Box Historical
P
erson of the Month
Leah Priscilla Oatley (1856Ė1947) 

 

 

 

March 2019

We should beware of judging individuals too quickly. Some people today might have preconceived ideas about an unmarried woman with five children living on social security. Some would judge her as a wanton hussy with loose morality. This judgment would be common among our Victorian ancestors but is not always the view in the 21st century. Today we should regard the story as a tale of triumph over adversity ...

Early Life

Leah Priscilla Oatley was born in Box in March 1856, the ninth of 12 children of James Oatley and his first wife, Sarah Poulson, who came from Atworth. James was a Quarry master and baker. He appears to have worked hard and he owned a dwelling house at Quarry Hill, but the size of the family must have been a huge burden.

We might imagine that Leah Priscilla was often overlooked in the family. We know that she was illiterate and could only make her mark. Her situation worsened, particularly when James married again around  1876 and had three more children with his second wife, Rebecca Beer Bond (1840Ė1909).                  

In 1878 Leah Priscilla gave birth to a child, Albert Edward Oatley, whilst living at 5, Gas Lane, Cirencester. The fatherís name is given as John Oatley, masonís labourer. It has not been possible to define absolutely who the father was; the only identified John Oatley was Leahís grandfather, a weaver, but possibly a false name had been given.

Raising a Family

Leah Priscilla moved back to Box and more children followed: Percy George Oatley, Sydney Wallace Wait Oatley, Oliver Alic Oatley and Elsie (sometimes called Elizabeth) Kathleen Oatley. No fatherís name was given on the birth certificates for any of these children.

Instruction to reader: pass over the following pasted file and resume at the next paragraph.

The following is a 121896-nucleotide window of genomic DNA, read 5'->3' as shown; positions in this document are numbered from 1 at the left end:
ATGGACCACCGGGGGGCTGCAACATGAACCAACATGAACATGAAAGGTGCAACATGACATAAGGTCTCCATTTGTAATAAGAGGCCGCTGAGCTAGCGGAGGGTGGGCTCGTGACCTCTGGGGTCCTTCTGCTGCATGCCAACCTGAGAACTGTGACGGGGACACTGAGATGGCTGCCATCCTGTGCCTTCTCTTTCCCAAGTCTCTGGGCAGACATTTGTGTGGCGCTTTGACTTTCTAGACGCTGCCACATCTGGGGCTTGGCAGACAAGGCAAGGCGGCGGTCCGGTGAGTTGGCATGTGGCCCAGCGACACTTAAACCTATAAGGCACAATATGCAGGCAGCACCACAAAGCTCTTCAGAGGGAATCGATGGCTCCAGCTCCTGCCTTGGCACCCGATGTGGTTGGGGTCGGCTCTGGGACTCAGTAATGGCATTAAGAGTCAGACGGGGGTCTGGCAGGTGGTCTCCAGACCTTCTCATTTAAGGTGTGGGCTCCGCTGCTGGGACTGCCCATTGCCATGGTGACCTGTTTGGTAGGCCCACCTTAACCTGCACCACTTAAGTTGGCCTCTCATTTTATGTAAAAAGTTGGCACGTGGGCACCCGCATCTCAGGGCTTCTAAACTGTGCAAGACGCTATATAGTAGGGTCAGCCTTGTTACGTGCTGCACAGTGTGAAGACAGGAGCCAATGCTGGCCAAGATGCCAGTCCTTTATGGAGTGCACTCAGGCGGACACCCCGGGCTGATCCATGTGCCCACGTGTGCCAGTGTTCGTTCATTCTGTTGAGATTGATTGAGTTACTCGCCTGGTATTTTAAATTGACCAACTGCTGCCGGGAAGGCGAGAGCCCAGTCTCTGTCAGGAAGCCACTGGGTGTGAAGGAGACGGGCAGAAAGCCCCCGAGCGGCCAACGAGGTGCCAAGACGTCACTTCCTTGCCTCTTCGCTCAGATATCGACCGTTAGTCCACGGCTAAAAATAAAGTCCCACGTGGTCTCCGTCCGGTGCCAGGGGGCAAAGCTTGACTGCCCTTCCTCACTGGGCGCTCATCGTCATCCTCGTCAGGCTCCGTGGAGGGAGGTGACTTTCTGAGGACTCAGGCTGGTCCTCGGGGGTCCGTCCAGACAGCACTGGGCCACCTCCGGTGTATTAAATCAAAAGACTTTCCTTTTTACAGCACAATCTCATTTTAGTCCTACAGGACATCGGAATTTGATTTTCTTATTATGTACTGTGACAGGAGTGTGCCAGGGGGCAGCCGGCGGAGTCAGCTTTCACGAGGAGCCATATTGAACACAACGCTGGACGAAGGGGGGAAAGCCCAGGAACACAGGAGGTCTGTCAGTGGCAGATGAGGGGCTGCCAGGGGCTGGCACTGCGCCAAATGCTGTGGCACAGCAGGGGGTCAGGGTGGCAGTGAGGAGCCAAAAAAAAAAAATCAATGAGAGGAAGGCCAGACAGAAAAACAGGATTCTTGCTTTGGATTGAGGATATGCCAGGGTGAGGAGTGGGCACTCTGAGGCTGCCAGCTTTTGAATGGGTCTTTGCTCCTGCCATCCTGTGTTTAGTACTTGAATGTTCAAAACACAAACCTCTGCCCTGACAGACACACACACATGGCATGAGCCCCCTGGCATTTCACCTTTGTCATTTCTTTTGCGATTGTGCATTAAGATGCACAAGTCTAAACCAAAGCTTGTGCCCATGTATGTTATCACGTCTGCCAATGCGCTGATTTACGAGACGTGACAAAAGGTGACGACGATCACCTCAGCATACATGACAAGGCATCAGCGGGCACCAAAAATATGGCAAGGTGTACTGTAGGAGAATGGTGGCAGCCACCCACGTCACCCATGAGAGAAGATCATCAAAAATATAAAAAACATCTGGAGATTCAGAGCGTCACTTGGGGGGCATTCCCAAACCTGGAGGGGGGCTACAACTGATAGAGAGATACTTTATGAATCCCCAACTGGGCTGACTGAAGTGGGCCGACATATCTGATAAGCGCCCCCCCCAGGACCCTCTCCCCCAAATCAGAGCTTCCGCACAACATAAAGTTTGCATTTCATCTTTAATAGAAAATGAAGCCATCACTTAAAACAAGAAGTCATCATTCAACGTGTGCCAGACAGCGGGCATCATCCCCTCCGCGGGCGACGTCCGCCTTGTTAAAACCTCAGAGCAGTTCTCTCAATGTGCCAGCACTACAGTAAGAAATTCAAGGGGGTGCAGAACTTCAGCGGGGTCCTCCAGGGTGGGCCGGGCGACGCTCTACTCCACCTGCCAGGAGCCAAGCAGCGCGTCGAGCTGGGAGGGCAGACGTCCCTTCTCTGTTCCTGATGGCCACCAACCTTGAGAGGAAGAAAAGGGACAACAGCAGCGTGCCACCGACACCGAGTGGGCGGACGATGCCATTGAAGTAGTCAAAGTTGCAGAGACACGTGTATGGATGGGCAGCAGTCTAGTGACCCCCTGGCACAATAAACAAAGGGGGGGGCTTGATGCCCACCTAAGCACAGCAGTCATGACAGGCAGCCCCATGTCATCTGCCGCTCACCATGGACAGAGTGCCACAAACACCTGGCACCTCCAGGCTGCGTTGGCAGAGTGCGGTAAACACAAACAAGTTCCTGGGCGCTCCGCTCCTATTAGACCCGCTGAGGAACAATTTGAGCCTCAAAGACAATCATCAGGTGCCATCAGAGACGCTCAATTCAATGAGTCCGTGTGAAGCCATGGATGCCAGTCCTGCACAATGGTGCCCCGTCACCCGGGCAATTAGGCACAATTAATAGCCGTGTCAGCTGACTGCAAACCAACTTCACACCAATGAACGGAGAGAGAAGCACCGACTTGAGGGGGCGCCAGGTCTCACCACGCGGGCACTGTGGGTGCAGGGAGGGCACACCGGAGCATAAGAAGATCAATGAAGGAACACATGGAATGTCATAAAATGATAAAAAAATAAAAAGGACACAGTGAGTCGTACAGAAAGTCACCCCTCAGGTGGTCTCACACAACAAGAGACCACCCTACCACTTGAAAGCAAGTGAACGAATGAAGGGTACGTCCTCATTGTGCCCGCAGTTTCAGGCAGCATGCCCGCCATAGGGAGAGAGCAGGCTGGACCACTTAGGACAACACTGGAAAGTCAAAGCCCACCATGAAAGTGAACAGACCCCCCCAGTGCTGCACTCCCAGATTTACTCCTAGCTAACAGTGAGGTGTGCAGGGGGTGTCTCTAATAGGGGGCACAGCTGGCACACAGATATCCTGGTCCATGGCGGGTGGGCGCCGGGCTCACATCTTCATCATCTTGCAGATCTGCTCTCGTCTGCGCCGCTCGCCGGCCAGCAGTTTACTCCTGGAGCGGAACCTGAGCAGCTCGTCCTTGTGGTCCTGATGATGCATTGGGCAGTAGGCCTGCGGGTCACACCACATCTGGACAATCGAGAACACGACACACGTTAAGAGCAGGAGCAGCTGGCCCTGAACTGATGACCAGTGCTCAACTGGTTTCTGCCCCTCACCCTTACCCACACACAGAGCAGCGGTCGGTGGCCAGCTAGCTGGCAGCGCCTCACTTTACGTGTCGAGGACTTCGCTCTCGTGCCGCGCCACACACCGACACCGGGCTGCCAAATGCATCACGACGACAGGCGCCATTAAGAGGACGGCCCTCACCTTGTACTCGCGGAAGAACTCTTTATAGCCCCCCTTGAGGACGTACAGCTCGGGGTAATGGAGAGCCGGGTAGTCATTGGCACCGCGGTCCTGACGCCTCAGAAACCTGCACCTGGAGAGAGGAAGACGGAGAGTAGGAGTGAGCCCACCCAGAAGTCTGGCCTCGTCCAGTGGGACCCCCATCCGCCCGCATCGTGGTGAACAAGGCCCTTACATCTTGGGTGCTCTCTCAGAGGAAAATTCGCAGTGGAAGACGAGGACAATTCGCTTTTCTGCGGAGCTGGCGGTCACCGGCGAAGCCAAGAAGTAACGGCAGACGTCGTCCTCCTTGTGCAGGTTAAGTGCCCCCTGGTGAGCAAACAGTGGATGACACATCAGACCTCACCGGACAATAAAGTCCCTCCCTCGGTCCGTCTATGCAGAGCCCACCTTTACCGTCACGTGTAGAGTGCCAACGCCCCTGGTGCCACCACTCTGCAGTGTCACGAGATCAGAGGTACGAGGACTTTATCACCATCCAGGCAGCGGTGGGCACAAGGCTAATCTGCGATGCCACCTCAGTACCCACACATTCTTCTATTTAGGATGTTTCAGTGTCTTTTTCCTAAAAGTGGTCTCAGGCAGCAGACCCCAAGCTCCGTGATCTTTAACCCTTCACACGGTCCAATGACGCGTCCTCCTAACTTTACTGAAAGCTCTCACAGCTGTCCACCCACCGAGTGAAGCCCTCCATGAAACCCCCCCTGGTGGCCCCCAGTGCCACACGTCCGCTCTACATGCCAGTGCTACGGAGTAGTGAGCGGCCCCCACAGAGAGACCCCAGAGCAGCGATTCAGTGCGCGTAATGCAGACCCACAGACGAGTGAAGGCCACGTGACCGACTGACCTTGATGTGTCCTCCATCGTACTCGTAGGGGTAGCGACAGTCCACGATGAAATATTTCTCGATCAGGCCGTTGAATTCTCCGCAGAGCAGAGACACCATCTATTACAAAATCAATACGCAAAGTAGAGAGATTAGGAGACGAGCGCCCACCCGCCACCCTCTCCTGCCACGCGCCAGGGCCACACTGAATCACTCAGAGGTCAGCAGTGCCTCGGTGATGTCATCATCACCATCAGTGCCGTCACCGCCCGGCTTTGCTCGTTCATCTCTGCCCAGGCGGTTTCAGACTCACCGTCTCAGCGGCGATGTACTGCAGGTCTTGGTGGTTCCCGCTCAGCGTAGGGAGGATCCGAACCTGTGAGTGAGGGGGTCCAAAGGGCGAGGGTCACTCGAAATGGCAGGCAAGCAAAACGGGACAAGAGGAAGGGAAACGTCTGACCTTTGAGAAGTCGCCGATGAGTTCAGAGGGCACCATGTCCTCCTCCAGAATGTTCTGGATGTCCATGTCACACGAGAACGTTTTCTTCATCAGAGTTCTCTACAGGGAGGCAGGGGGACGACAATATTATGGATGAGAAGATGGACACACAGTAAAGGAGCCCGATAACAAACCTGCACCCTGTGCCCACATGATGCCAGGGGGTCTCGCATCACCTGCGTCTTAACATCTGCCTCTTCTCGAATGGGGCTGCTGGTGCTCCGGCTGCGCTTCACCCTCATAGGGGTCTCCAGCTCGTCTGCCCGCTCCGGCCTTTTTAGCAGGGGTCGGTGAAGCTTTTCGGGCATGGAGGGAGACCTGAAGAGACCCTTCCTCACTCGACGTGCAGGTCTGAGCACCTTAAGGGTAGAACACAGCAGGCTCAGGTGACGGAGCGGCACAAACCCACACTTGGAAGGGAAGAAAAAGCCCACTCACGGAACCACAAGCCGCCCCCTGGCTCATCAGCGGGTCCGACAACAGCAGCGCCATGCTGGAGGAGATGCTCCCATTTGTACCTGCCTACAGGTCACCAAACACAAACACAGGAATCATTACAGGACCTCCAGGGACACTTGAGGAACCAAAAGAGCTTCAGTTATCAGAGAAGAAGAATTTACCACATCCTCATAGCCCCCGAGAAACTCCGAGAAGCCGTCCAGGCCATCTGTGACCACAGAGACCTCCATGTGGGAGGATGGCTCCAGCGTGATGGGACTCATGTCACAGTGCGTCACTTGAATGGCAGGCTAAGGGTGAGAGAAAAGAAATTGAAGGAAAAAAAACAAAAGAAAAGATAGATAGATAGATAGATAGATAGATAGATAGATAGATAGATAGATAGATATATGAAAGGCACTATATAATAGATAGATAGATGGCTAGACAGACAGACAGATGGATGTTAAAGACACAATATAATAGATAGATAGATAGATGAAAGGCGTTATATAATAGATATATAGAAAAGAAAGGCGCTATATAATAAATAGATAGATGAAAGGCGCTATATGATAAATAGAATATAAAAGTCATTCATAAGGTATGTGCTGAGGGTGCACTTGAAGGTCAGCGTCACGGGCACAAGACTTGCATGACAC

Without a husbandís income, Leah Priscilla struggled to survive. In 1881 she lived with her sister, Sarah, and brother-in-law, Henry Chandler, a baker and grocer, in Box. Her first two children were put out to board with Esther and James Bull, aged 50, a farm labourer, at Folly Farm, Box. She survived as best she could and she seems to have had her fatherís support. When James died in 1882, he left £10 to each of the three youngest of Sarahís children and a valuable feather bed to Leah Priscilla and her younger sister.

We donít know Leahís reason for her illegitimate children. She might have been the village harlot of easy virtue, as the Victorian code of morality might have us believe. But I think that is wrong. Jamesí gift to her of his bed was a valuable item to leave to her, an indication that he, her father, accepted that she deserved reward, not blame. Perhaps there was some element of family guilt which required restitution if it was her grandfather who was named as the father of her child in the first birth certificate. The bulk of Jamesí estate went to his second family, particularly the eldest of those children, Charles William Bond Oatley, auctioneer and chairman of Box Parish Council.

Into the Workhouse, 1887

By 1887, circumstances had clearly deteriorated for Leah Priscilla and she is recorded as living in the Chippenham Union Workhouse (now St Andrewís Hospital) as one of the indoor poor. The old Box Poorhouse, under the paternal care of the local parish Overseers, had closed 50 years before and conditions were tough in the Chippenham Union workhouse.

By 1887 all five of her children, aged between 9 years and the baby, Elsie Kathleen just a few months old, had been admitted into the workhouse. We might imagine that all help had deserted the family, along with her family and friends, and their survival depended on submitting themselves to the shameful workhouse, to which only the destitute went.

Marriage in 1892

Finally, at the age of 37, in October 1892, Leah Priscilla married Alfred Smith, a clerk, from Lowden, Chippenham. They lived in Parliament Street, Chippenham. We hope that her life stabilised at this point and there is great credit to Alfred for taking on such a family commitment.

We might imagine that Leah Priscilla had brought up her children to be god-fearing despite their poverty. Elsie Kathleen married James Edward Milsom, a Primitive Methodist who worked for a quarry company for most of his life.

Leah Priscilla is remembered by her grandchild, Peggy Martin, as a person of great fun who chased her round the kitchen table. She was a fine needlewoman and the maker of most beautiful crochet. She died, aged 92, in 1947 whilst living with Elsie and James after a long period of being confined to her room with bad legs.

So, before we rush into making conclusions about people and their lifestyles, perhaps we should remember Leah Priscilla Oatley and her indomitable strength of character. It isnít the status that people are born into that matters; it is how they handle the lot they are dealt. There are several families in the local area who are descended from Leah Priscilla Oatley and they should celebrate that they come from such a strong, determined woman.

Alan Payne